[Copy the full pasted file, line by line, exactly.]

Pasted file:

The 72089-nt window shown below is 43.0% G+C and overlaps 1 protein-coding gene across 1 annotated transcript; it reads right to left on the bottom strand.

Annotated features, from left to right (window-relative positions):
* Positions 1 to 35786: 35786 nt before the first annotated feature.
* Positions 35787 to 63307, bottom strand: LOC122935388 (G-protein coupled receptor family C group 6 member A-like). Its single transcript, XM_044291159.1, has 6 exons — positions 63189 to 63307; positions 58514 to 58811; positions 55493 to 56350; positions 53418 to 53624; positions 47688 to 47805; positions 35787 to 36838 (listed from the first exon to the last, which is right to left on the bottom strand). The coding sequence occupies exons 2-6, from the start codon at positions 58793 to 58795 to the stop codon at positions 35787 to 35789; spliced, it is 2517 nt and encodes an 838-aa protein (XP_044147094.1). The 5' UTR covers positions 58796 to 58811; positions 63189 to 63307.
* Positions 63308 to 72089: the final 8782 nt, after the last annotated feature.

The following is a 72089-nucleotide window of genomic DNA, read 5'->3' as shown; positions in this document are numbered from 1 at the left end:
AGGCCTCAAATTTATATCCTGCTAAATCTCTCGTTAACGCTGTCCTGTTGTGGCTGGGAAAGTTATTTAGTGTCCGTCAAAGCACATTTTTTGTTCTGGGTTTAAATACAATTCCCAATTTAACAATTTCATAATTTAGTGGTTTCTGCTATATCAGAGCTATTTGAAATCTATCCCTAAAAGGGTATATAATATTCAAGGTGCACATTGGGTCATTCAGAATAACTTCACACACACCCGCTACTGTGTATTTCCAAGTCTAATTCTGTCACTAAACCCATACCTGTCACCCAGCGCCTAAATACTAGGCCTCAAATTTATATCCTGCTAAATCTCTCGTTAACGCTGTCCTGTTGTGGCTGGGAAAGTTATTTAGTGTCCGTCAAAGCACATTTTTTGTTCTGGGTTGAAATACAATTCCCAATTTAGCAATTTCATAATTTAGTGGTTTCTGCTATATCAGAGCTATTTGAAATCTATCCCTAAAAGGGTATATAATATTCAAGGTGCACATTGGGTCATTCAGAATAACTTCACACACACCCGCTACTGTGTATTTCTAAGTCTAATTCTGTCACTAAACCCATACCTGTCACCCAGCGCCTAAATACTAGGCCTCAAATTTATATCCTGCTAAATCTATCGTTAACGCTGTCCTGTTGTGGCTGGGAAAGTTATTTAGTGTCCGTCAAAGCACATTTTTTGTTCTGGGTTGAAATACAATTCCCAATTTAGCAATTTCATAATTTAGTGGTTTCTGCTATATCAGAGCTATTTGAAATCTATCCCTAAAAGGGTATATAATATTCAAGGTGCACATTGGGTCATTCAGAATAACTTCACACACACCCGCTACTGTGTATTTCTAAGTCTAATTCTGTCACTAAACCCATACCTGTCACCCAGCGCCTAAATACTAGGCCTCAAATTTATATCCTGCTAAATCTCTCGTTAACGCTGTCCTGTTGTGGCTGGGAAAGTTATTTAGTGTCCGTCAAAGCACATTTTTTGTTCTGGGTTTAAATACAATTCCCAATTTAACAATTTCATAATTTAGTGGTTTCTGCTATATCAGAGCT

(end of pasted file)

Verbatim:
The 72089-nt window shown below is 43.0% G+C and overlaps 1 protein-coding gene across 1 annotated transcript; it reads right to left on the bottom strand.

Annotated features, from left to right (window-relative positions):
* Positions 1 to 35786: 35786 nt before the first annotated feature.
* Positions 35787 to 63307, bottom strand: LOC122935388 (G-protein coupled receptor family C group 6 member A-like). Its single transcript, XM_044291159.1, has 6 exons — positions 63189 to 63307; positions 58514 to 58811; positions 55493 to 56350; positions 53418 to 53624; positions 47688 to 47805; positions 35787 to 36838 (listed from the first exon to the last, which is right to left on the bottom strand). The coding sequence occupies exons 2-6, from the start codon at positions 58793 to 58795 to the stop codon at positions 35787 to 35789; spliced, it is 2517 nt and encodes an 838-aa protein (XP_044147094.1). The 5' UTR covers positions 58796 to 58811; positions 63189 to 63307.
* Positions 63308 to 72089: the final 8782 nt, after the last annotated feature.

The following is a 72089-nucleotide window of genomic DNA, read 5'->3' as shown; positions in this document are numbered from 1 at the left end:
AGGCCTCAAATTTATATCCTGCTAAATCTCTCGTTAACGCTGTCCTGTTGTGGCTGGGAAAGTTATTTAGTGTCCGTCAAAGCACATTTTTTGTTCTGGGTTTAAATACAATTCCCAATTTAACAATTTCATAATTTAGTGGTTTCTGCTATATCAGAGCTATTTGAAATCTATCCCTAAAAGGGTATATAATATTCAAGGTGCACATTGGGTCATTCAGAATAACTTCACACACACCCGCTACTGTGTATTTCCAAGTCTAATTCTGTCACTAAACCCATACCTGTCACCCAGCGCCTAAATACTAGGCCTCAAATTTATATCCTGCTAAATCTCTCGTTAACGCTGTCCTGTTGTGGCTGGGAAAGTTATTTAGTGTCCGTCAAAGCACATTTTTTGTTCTGGGTTGAAATACAATTCCCAATTTAGCAATTTCATAATTTAGTGGTTTCTGCTATATCAGAGCTATTTGAAATCTATCCCTAAAAGGGTATATAATATTCAAGGTGCACATTGGGTCATTCAGAATAACTTCACACACACCCGCTACTGTGTATTTCTAAGTCTAATTCTGTCACTAAACCCATACCTGTCACCCAGCGCCTAAATACTAGGCCTCAAATTTATATCCTGCTAAATCTATCGTTAACGCTGTCCTGTTGTGGCTGGGAAAGTTATTTAGTGTCCGTCAAAGCACATTTTTTGTTCTGGGTTGAAATACAATTCCCAATTTAGCAATTTCATAATTTAGTGGTTTCTGCTATATCAGAGCTATTTGAAATCTATCCCTAAAAGGGTATATAATATTCAAGGTGCACATTGGGTCATTCAGAATAACTTCACACACACCCGCTACTGTGTATTTCTAAGTCTAATTCTGTCACTAAACCCATACCTGTCACCCAGCGCCTAAATACTAGGCCTCAAATTTATATCCTGCTAAATCTCTCGTTAACGCTGTCCTGTTGTGGCTGGGAAAGTTATTTAGTGTCCGTCAAAGCACATTTTTTGTTCTGGGTTTAAATACAATTCCCAATTTAACAATTTCATAATTTAGTGGTTTCTGCTATATCAGAGCT